The case of Sherwood v. Walker was an argument over a cow and set a precedent that has been cited in over fifty cases across the United States. It is a story about a sale gone wrong after a mistaken assumption which led to a lawsuit which went through appeals up to the Supreme Court in Michigan (Gubbins, 2010). A suit for replevin, Sherwood argued that Walker give him his property and complete the sale, but Walker’s argument was that the original sale was void (Ayres, 2017). The case introduced the doctrine of “mutual mistake” as a reason to void a contract, which is still a valid legal concept today, and hammers home the idea of doing due diligence before engaging in a business contract (Nudelman, 2016).
Facts of the Case
Cows are not worth much money unless they are able to breed and give milk (Ayres, 2017). Theodore Sherwood, a banker in Plymouth, shopped for cows at some of the farms belonging to Hiram Walker, an entrepreneur with a distillery business (Gubbins, 2010). Hiram Walker had imported several Black Angus from Scotland and was an importer and breeder as well as a distiller and merchandiser (Gubbins, 2010). Sherwood perused the supposedly barren cows on one of Walker’s farms and chose to purchase a Rose the 2nd of Aberlone, a Black Angus cow, from Walker (Ayres, 2017). Both parties thought that the cow was barren, so its meat value was 5 ½ cents per pound, or around eighty dollars (Gubbins, 2010).
Sherwood went to pay for and take delivery of Rose the 2nd of Aberlone who suddenly turned out to be pregnant (Ayres, 2017). Walker refused to sell Rose the 2nd of Aberlone since she was worth ten times as much as he had previously agreed to sell the cow for (Nudleman, 2016).
Main Legal Issue: Contract enforceability with a mutual mistake
The basic assumption of the contract of the sale is that the cow was barren, meaning that it is not able to breed or give milk as a dairy cow, which would make the price of the cow ten times as much. Both parties in the contract were mistaken about the state of the cow. The core legal question was then: Does the contract need to be honored although the cow is now pregnant and worth a lot more than both parties expected? Does the mutual mistake render the contract unenforceable?
The Court’s Approach: The core material substance of the thing
Sherwood sued Walker and won at the Justice of the Peace. Walker appealed and lost to Sherwood again at the Wayne County Circuit Court. Walker appealed to the Supreme Court of Michigan and finally won (Nudelman, 2016). Supreme Court Justice Allen B. Morse said that “A party who has given apparent consent to a contract…may refuse to execute it…if the assent was founded, or the contract made, upon the mistake of a material fact…and this can be done when the mistake is mutual” (Ayres, 2017). What Justice Morse meant in his decision was that when both parties make a mistake about the core substance of what is being sold, not the quality of it, then either party can refuse to purchase or sell. In the case of Sherwood v. Walker, both parties made a mistake of the core substance of what was being sold: a barren cow.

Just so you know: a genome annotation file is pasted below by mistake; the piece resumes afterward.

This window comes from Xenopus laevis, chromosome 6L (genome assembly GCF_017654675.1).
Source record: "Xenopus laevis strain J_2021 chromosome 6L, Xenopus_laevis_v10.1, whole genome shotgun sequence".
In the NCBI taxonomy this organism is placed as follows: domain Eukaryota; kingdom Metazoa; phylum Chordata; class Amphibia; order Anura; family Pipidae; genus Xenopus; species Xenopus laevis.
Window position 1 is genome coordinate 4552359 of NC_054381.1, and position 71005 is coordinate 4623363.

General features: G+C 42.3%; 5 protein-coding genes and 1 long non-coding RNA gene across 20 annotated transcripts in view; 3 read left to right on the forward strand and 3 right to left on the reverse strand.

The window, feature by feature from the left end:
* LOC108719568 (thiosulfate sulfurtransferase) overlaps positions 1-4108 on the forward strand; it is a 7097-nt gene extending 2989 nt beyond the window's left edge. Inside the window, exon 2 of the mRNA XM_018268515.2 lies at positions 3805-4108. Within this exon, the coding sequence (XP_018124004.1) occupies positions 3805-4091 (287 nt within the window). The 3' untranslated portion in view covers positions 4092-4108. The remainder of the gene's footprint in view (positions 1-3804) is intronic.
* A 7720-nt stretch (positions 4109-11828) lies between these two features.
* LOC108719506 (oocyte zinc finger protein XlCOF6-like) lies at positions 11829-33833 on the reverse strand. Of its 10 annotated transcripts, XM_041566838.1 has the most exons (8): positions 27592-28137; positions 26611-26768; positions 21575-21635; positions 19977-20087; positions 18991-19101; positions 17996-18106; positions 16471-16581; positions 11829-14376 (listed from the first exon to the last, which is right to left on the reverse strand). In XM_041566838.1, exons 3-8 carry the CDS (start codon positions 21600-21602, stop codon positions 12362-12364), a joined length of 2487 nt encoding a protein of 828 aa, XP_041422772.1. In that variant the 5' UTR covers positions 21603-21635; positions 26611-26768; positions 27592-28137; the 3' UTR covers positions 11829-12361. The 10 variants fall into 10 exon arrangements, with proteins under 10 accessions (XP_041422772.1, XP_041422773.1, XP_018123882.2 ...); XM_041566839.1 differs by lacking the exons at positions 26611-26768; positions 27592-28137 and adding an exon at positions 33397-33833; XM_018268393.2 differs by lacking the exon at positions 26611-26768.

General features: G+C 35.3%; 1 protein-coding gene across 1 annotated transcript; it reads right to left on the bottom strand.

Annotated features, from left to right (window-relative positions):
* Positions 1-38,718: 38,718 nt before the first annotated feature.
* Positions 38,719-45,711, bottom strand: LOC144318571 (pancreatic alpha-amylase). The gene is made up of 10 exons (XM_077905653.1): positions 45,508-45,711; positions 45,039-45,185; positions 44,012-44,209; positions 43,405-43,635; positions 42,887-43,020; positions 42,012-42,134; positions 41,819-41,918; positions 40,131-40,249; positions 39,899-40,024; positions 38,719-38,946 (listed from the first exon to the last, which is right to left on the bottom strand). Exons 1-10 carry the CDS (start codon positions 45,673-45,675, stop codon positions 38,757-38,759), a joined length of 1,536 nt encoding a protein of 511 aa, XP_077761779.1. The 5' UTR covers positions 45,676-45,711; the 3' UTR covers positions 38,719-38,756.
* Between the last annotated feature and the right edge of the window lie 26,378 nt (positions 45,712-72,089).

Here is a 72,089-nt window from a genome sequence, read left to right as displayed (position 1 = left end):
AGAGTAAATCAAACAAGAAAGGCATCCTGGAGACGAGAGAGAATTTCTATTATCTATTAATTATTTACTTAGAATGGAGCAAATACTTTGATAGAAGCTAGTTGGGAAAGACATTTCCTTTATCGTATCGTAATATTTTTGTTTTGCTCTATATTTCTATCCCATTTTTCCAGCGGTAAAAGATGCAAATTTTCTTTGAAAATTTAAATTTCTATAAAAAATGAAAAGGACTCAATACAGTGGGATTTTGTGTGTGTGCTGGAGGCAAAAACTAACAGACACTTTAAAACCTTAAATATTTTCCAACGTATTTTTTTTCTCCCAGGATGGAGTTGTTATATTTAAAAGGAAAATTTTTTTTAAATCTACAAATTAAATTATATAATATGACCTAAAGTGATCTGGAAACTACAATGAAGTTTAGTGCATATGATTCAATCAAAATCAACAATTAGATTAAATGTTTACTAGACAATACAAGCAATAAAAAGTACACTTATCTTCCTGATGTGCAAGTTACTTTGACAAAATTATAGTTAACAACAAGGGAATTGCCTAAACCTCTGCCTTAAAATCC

The fact that Rose the 2nd of Aberlone was able to breed changed her nature as an animal. Justice Morse’s decision was not based around the quality of Rose, whether she was young or old, whether she was fat or skinny. Justice Morse’s decision was based upon the fact that at Rose’s core, she was a productive cow good for milking and breeding rather than a barren cow good for only meat. The going price for a meat animal versus the going rate for a dairy cow illustrates how vastly different these two animals are at their nature. Since both parties had agreed upon the low going price for a meat animal, it indicates that this was a mutual mistake.
Court’s Approach: Summary
This concept is applied when there is a contract for sale between parties and there is a mutual false assumption that affects the core material fact of what is being sold. In such a case, the party that comes off worse in the deal can void the contract (Ayres, 2017).
Applying the Doctrine of “Mutual Mistake” to Business Contracts
In a modern business setting, the concept of mutual mistake can be applied to any contract for a sale when both parties make a false assumption about the core of what is being sold.
Real Estate Mutual Mistake
Two parties are in contract for the sale of an apartment building. The building is inhabited by 200 tenants and is managed by a building superintendent, who is willing to come aboard and work for the new owner to maintain the building and collect rents. Both parties assume that the building is in good shape, as reports from inspectors, the superintendent, and the tenants all appear to be normal.